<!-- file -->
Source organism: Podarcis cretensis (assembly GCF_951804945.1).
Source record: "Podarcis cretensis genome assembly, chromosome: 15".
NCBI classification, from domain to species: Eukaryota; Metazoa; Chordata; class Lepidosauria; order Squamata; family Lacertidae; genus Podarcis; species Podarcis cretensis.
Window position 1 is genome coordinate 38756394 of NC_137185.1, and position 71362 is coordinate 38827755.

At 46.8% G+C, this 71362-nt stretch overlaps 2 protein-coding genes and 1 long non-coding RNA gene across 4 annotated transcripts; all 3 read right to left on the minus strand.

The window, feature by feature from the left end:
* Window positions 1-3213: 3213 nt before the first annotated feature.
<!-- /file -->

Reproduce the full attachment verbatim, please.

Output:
Source organism: Podarcis cretensis (assembly GCF_951804945.1).
Source record: "Podarcis cretensis genome assembly, chromosome: 15".
NCBI classification, from domain to species: Eukaryota; Metazoa; Chordata; class Lepidosauria; order Squamata; family Lacertidae; genus Podarcis; species Podarcis cretensis.
Window position 1 is genome coordinate 38756394 of NC_137185.1, and position 71362 is coordinate 38827755.

At 46.8% G+C, this 71362-nt stretch overlaps 2 protein-coding genes and 1 long non-coding RNA gene across 4 annotated transcripts; all 3 read right to left on the minus strand.

The window, feature by feature from the left end:
* Window positions 1-3213: 3213 nt before the first annotated feature.